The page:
|THE EDUCATION OF CHRIS MATTHEWS [KJL]
This is a rough transcript of some of Barbara Comstock on Chris Matthews last night on the Gonzales hearing. Her favorite part has got to be when he says, "you're right on everything. i mean it." Think you'll enjoy:
COMSTOCK: the geneva conventions require things beyond humane treatment like monthly pay and uniform to interact with the other al qaeda and get and say don't tell them about los angeles or the bomb plot in chicago.
MATTHEWS: why did the candidate say today the geneva conventions do apply to the fighting in iraq?
COMSTOCK: because they do. they always have.
MATTHEWS: the people fighting in iraq are not terrorists?
COMSTOCK: when we went into iraq, we were met with soldiers.
MATTHEWS: the people over there now, are are they terrorists?
COMSTOCK: we've gone under geneva conventions. you have a situation where people aren't wearing uniform. they're going and the, that is a problem. because iraq is a signer of the geneva conventions.
MATTHEWS: may be you can help here. we watched the fighting in fallujah. we watched our gi's getting kill. we see the other side getting slaughtered. we captured their people are they covered by the geneva convention?
COMSTOCK: we are complying with geneva soldiers, for the iraqi soldiers. i don't know if there is a different situation.
MATTHEWS: let's find out. we're not fighting guys in uniform. we're fighting militia.
COCCO: could i raise this historical point? because barbara has referred to history a couple of times. during vietnam war, this issue of whether we should treat the viet cong who were an indigenous gorilla, insurgent group integrating themselves in villages, wearing civilian clothes and hiding in rice paddies. the united states decided then as a matter of principle, not as a legal requirement but as a matter of principle, we would apply the prescribes to captured viet cong. why? because our soldiers were at risk of being capture. and one of the main reason we have the geneva conventions is so that when our military personnel and civilian personnel are captured by the enemy, we want them treated humanely. and we want them treated in acore with the geneva congress geneva convention. we said we'll do the right thing.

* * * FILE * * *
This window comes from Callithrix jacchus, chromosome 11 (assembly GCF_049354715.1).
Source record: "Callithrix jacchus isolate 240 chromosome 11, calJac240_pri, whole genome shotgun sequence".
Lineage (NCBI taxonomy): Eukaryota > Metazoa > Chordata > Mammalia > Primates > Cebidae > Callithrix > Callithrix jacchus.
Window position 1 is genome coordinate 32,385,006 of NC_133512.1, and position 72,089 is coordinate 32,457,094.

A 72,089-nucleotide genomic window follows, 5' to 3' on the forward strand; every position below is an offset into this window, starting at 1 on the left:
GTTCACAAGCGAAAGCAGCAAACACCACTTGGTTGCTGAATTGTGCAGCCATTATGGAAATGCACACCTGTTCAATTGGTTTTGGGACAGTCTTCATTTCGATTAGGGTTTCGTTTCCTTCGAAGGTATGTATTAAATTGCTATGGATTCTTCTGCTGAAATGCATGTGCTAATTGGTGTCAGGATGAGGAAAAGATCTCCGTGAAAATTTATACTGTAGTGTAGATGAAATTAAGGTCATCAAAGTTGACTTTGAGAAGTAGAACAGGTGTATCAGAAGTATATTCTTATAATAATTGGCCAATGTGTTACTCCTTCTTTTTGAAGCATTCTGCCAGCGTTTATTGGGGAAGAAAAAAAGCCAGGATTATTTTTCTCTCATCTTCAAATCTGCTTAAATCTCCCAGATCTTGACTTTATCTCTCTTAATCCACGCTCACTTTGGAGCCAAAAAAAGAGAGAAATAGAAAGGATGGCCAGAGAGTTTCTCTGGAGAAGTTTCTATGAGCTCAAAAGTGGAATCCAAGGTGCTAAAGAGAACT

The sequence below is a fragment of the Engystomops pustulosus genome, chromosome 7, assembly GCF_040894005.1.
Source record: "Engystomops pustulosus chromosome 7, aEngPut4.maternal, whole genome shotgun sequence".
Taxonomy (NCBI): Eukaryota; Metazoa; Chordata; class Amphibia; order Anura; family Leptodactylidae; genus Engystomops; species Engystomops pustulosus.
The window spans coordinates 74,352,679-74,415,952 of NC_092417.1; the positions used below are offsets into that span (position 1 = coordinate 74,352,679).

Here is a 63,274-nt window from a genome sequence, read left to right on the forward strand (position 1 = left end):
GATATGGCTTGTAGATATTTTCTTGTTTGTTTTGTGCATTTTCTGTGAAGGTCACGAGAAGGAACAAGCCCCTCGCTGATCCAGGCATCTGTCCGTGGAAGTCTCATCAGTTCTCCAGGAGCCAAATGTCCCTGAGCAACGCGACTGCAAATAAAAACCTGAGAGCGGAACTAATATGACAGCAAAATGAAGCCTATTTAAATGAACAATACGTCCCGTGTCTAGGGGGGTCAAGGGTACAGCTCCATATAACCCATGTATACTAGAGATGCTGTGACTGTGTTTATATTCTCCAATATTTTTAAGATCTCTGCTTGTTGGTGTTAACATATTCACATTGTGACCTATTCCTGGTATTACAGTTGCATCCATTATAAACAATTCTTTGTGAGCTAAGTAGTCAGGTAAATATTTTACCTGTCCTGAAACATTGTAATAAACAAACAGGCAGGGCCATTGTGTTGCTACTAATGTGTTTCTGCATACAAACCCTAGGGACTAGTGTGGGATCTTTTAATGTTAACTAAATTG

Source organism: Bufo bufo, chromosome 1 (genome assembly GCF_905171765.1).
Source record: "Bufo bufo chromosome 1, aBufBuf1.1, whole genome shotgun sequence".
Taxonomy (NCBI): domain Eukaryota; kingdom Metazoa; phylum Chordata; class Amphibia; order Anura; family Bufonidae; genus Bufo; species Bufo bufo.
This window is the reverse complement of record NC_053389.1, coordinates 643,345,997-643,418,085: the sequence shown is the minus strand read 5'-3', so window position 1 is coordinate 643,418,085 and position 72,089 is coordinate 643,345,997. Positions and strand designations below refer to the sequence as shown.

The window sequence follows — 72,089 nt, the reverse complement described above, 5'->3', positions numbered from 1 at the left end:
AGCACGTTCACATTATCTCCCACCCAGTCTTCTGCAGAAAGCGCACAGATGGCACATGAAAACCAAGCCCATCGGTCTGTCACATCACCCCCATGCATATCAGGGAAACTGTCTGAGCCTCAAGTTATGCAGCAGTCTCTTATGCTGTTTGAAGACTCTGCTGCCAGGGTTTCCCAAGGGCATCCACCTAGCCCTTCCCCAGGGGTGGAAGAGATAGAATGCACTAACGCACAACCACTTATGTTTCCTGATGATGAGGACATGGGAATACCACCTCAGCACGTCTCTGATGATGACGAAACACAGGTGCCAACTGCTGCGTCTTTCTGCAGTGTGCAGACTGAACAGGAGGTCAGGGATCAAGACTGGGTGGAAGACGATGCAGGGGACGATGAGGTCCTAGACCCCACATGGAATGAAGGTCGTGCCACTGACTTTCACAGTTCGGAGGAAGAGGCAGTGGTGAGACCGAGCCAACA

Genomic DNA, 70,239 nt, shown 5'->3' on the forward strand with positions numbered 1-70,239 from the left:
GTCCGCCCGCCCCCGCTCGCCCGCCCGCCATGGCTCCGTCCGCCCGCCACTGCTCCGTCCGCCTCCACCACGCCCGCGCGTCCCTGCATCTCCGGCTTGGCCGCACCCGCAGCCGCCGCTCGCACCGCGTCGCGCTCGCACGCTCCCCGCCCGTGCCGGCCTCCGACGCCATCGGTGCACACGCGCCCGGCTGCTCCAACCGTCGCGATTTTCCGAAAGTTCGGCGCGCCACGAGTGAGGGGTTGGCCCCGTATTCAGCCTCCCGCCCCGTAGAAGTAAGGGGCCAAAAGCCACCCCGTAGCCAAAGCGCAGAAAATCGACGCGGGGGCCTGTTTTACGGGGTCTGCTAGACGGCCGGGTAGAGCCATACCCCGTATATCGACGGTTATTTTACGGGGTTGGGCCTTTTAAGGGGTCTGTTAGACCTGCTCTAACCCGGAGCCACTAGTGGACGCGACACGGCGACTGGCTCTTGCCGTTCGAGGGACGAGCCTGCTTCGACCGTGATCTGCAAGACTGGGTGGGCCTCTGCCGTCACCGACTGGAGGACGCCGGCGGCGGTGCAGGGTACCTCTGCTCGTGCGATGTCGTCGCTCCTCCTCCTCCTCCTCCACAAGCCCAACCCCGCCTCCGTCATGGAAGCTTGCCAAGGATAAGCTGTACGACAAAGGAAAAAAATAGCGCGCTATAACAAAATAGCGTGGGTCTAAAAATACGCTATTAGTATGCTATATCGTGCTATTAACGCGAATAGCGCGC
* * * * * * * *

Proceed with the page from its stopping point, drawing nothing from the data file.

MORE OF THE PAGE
COMSTOCK: and we do it in iraq even though they behead us.
MATTHEWS: you're right on everything. i mean it. i'm trying to get the facts on one thing. alberto gonzales said he is against torture today unoads. the senate judiciary hearing. we also have a memorandum that he had a role in. we're be sure what the role is in term of the august memo 2002 where he clearly delineates what is in and what is acceptable. like cruelty, humiliation. that sort of thick. do you consider those categories, do you call that torture? are those things your idea of torture?
COMSTOCK: that memo is not in effect anymore. the memo that's in effect is the december memo where they've taken out some of the language because people have misconstrued that as being a policy when all that was was looking at what the senate had defined as the haw. that was a legal interpretation of what the senate said.
MATTHEWS: so alberto gonzales was a hard liner in terms of trying to get information out of prisons. the phrase used often was forward leaning. that's obviously a rumsfeld phrase. in this case, getting information out of them. is that your understanding?
COMSTOCK: everybody in the administration after 9/11, when you captured someone like….you want to get the maximum information out. that was the policy of the american people.
COCCO: why were so many f.b.i. agents so shocked, apalled -- appalled, blanching at the conduct at guantanamo bay that there is now a flood of memos by f.b.i. agents. i have met a lot of f.b.i. agents and none of them are pansies. they don't blanch at blood. they blanched at what was going on at guantanamo bay.
COMSTOCK: now you're mixing apples and oranges.
MATTHEWS: your position is that this administration is not formally or informally turned its side or ignored cases of torture.
COMSTOCK: no we're investigating them now. the geneva conventions do not apply in gitmo.
MATTHEWS: i didn't know it was part of our interrogation process. i had no idea that we're not allowed to torture people to get information out of them.
COMSTOCK: that's the legal guy up in harvard, that's his policy that we should do that. but that's never been the policy.
MATTHEWS: i feel much better. thank you. i'm serious. i hope it's true. thank you. i really mean it.
swhitebull - think it will help him ?